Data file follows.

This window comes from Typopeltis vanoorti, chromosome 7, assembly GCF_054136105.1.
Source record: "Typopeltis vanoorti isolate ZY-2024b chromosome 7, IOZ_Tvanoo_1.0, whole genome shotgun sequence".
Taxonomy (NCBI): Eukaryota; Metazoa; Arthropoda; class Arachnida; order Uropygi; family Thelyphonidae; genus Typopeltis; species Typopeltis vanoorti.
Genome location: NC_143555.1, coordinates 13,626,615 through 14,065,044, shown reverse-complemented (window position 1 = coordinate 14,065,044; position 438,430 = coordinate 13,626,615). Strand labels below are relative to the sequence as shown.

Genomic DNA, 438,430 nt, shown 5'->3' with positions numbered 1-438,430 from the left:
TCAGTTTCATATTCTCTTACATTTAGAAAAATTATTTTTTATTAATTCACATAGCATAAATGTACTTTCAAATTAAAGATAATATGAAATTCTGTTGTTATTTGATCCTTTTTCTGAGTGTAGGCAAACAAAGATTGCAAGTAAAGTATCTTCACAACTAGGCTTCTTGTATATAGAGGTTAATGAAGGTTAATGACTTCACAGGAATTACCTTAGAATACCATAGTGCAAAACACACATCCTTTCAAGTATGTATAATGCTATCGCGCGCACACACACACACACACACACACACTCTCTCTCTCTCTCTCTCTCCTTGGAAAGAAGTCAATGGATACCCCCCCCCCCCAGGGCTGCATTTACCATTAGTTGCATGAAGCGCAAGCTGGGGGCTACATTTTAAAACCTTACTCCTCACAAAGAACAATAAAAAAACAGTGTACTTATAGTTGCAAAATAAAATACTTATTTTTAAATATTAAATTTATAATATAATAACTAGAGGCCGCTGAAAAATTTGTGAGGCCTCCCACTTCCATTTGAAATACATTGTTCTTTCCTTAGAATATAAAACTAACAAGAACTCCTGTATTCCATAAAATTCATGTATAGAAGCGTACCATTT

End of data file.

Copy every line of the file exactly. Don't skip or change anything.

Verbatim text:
This window comes from Typopeltis vanoorti, chromosome 7, assembly GCF_054136105.1.
Source record: "Typopeltis vanoorti isolate ZY-2024b chromosome 7, IOZ_Tvanoo_1.0, whole genome shotgun sequence".
Taxonomy (NCBI): Eukaryota; Metazoa; Arthropoda; class Arachnida; order Uropygi; family Thelyphonidae; genus Typopeltis; species Typopeltis vanoorti.
Genome location: NC_143555.1, coordinates 13,626,615 through 14,065,044, shown reverse-complemented (window position 1 = coordinate 14,065,044; position 438,430 = coordinate 13,626,615). Strand labels below are relative to the sequence as shown.

Genomic DNA, 438,430 nt, shown 5'->3' with positions numbered 1-438,430 from the left:
TCAGTTTCATATTCTCTTACATTTAGAAAAATTATTTTTTATTAATTCACATAGCATAAATGTACTTTCAAATTAAAGATAATATGAAATTCTGTTGTTATTTGATCCTTTTTCTGAGTGTAGGCAAACAAAGATTGCAAGTAAAGTATCTTCACAACTAGGCTTCTTGTATATAGAGGTTAATGAAGGTTAATGACTTCACAGGAATTACCTTAGAATACCATAGTGCAAAACACACATCCTTTCAAGTATGTATAATGCTATCGCGCGCACACACACACACACACACACACACTCTCTCTCTCTCTCTCTCTCCTTGGAAAGAAGTCAATGGATACCCCCCCCCCCCAGGGCTGCATTTACCATTAGTTGCATGAAGCGCAAGCTGGGGGCTACATTTTAAAACCTTACTCCTCACAAAGAACAATAAAAAAACAGTGTACTTATAGTTGCAAAATAAAATACTTATTTTTAAATATTAAATTTATAATATAATAACTAGAGGCCGCTGAAAAATTTGTGAGGCCTCCCACTTCCATTTGAAATACATTGTTCTTTCCTTAGAATATAAAACTAACAAGAACTCCTGTATTCCATAAAATTCATGTATAGAAGCGTACCATTT